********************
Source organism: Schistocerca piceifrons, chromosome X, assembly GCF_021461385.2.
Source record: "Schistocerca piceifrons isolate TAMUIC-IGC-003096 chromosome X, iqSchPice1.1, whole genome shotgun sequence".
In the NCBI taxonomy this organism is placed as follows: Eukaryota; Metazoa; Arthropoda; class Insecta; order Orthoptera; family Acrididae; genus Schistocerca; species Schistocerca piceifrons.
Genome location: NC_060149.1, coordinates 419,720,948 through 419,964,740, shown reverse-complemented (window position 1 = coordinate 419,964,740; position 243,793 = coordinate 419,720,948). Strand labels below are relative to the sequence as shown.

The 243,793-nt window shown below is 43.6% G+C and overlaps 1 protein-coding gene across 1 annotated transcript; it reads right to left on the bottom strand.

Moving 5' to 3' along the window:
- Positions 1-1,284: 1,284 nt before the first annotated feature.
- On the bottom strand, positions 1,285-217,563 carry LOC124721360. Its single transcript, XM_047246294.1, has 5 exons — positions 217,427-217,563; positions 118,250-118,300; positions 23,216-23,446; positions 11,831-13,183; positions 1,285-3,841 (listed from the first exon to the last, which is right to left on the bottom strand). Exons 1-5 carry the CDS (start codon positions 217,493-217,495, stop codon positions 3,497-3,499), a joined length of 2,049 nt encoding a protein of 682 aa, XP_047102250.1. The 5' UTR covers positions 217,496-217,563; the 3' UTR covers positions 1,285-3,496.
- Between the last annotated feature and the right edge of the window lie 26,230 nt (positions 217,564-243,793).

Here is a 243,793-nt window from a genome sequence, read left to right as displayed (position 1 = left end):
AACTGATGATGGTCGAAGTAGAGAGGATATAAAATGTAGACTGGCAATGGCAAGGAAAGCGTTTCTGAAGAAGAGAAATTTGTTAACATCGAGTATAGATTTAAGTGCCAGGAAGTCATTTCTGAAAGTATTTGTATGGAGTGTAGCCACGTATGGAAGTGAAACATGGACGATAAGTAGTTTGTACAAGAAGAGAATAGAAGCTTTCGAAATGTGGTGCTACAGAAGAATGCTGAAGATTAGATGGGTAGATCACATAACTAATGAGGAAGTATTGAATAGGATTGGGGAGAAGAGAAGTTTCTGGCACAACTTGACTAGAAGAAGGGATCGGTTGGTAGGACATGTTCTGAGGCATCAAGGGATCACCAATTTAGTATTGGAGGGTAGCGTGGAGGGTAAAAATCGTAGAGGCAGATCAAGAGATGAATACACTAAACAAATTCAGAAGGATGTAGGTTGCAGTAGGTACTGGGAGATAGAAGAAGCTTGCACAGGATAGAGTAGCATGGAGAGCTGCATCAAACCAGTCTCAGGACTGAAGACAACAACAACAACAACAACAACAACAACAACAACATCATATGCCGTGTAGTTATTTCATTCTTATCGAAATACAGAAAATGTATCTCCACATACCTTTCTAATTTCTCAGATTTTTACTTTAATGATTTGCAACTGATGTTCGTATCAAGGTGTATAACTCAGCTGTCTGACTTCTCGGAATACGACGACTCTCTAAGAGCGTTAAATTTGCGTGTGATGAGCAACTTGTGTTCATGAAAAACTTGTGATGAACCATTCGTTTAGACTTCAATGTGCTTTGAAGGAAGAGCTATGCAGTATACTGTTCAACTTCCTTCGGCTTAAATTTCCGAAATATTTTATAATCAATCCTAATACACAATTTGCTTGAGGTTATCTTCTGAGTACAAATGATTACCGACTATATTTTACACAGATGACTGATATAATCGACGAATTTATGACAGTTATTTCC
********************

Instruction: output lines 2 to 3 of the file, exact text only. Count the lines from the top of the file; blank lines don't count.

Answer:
Source record: "Schistocerca piceifrons isolate TAMUIC-IGC-003096 chromosome X, iqSchPice1.1, whole genome shotgun sequence".
In the NCBI taxonomy this organism is placed as follows: Eukaryota; Metazoa; Arthropoda; class Insecta; order Orthoptera; family Acrididae; genus Schistocerca; species Schistocerca piceifrons.